But what if an actual musician got a hold of these tracks? Andrew recently published a work called ‘Assemblage Theory’ where he remixed found digital music in order to explore ideas of archaeological assemblages.[1] Taking his experimentation in electronic dance music (EDM) a step beyond Assemablage Theory, he took Shawn’s four original tracks based on Eric’s 3,000-year-old data and began to play, iterating through a couple of versions, in a genre he calls ‘nerdstep’. He crafted a 5-minute piece that has movements isolating one of the four data threads, which sometimes crash together like waves of building data, yet are linked together. He opted for 120 bpm, a dance music standard, and then, noting where the waves of data subside into quiet pools, was inspired to write some lyrics. “The quiet segues are basically data reflexivity in audio form,” he says.

Data propagation
All this information
Gives me a reaction
Need time for reflection

A one-way conversation
This endless computation
Numbs me from sensation
Need time for reflection

Reflexivity
Give me time to breathe
Give me time to think

Reflexivity
Data raining down on me

Emotionally exhausting
How much will this cost me
I’m alone but you are watching
Look up from your screen

Reflexivity
Give me time to breathe
Give me time to think
Look up from your screen.

Reinhard used the open source Audacity audio software application to create the song based on archaeological data sonification. The first four tracks are Shawn’s piano parts, staggered in such a way as to introduce the data bit-by-bit, and then merged with 16 other tracks—overburden or matrix. In the beginning, they are harmonious and in time, but because of subtle variations in bpm, by the time the song ends the data have become messy and frenetic, a reflection of the scattered pieces within the archaeological record, something that happens over time. Each movement in the song corresponds to an isolated data thread from one of Shawn’s piano parts, which then loops back in with the others to see how they relate.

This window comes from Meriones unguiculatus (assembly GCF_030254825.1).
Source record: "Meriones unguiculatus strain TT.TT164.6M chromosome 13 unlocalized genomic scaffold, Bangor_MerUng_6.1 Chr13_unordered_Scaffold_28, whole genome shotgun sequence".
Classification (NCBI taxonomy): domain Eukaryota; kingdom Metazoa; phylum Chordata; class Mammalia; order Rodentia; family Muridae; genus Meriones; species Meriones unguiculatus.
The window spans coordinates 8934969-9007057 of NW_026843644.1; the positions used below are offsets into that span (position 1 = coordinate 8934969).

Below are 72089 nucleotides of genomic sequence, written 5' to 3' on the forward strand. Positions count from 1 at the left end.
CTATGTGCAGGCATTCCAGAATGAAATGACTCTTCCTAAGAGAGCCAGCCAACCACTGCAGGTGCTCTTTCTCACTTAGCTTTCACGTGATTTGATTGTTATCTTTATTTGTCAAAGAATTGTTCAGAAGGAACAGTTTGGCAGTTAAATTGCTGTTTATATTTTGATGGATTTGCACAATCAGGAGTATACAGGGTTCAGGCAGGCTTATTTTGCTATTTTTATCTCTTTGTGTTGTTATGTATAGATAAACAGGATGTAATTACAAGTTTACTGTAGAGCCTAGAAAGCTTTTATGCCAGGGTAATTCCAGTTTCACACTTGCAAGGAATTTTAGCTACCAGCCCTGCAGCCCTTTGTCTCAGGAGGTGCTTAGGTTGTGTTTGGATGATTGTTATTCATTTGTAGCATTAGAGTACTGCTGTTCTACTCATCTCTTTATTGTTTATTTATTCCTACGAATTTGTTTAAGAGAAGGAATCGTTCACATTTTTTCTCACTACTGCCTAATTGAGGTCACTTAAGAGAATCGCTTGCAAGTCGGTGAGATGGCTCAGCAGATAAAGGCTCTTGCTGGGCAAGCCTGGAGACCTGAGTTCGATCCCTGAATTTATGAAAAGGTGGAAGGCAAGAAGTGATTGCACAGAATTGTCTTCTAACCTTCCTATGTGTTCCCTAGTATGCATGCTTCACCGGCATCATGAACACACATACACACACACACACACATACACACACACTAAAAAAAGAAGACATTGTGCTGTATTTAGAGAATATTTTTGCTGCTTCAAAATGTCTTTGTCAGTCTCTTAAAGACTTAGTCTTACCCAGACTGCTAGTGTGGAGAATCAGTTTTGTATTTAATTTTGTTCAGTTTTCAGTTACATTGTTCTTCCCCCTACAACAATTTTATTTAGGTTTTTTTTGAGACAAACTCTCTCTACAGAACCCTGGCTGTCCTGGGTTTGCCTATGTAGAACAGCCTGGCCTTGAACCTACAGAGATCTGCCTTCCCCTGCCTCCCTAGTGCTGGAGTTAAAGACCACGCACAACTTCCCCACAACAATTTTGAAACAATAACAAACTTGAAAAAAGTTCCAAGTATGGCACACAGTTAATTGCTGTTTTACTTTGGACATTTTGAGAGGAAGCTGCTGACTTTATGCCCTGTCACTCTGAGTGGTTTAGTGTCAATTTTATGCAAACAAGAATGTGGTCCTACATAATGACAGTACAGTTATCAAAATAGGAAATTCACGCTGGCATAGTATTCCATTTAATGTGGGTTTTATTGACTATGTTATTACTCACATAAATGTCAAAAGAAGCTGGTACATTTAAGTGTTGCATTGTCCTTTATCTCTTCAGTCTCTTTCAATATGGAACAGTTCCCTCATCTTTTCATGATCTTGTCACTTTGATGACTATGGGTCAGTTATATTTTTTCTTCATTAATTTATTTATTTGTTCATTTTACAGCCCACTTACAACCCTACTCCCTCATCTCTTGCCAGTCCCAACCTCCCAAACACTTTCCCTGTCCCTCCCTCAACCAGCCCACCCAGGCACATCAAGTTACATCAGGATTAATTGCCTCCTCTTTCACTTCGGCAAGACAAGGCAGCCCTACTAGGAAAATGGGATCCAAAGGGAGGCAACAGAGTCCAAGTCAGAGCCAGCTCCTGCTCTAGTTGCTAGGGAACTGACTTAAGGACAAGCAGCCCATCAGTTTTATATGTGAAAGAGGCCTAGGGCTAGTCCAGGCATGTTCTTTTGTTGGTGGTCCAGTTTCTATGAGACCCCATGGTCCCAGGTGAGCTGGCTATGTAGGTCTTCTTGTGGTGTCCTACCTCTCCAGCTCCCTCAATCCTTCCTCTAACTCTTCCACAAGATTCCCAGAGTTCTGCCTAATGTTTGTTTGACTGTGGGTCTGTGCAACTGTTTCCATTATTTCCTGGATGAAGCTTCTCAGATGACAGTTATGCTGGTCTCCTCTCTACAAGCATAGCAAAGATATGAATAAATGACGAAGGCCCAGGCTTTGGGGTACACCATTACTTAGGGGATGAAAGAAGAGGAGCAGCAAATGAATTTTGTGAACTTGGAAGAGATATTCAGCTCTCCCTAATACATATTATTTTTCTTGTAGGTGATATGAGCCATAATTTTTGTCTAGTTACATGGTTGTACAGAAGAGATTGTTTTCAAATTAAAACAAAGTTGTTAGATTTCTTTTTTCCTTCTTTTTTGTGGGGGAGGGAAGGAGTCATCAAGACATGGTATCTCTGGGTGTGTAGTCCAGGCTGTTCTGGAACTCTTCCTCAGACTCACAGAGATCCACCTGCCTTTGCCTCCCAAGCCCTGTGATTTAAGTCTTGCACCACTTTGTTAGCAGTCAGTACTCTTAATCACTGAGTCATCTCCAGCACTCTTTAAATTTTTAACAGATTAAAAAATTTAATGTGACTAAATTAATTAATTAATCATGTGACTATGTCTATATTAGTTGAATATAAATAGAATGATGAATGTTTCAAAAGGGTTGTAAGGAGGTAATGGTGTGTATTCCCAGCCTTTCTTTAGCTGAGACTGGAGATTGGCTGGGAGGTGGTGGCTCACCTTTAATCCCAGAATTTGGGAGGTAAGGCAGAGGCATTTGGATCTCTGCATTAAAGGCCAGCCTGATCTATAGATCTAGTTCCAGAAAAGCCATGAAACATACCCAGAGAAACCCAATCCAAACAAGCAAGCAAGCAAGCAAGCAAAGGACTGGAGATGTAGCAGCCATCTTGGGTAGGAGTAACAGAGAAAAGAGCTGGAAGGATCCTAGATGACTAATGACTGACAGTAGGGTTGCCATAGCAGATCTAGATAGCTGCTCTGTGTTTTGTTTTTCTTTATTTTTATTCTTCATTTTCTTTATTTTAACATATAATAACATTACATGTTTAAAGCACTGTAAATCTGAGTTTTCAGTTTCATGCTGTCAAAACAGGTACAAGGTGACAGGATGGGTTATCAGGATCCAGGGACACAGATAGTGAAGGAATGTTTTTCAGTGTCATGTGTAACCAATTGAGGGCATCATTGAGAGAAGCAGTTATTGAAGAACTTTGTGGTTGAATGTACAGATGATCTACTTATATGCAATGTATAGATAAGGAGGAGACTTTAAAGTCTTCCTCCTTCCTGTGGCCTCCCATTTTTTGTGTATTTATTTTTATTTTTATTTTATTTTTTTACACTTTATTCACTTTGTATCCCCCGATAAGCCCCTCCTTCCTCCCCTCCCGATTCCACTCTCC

Life is A Strange Loop

Speaking of loops, let’s think about the full loop we’ve encountered here. 3,000 years ago, at a plateau in the tufa landscape of southern Etruria, people lived their lives, only to have their debris carefully collected, studied, systematized, counted, digitized, and exposed online. No longer things but data, these counts and spaces were mapped to simple sonic dimensions using a web-toy, making a moderately pleasing experience. Remixed, the music moves us, enchants us, towards pausing and thinking through the material, the labour, the meanings, of a digital archaeology.[2] If/when this song is performed in a club (attn: John Schofield and the Theoretical Archaeology Groups [TAG] in both the UK and North America), the dancers would then be embodying our archaeological knowledge of Poggio in their movements, in the flows and subtle actions/reactions their bodies make across the floor. In dancing, we achieve a different kind of knowledge of the world, that reconnects us with the physicality of the world.[3] The eruptions of deep time into the present [4] – such as that encountered at an archaeological site – are weird and taxing and require a certain kind of trained imagination to engage with. But by turning the data into music, we let go of our authority over imagination, and let the dancers perform what they know.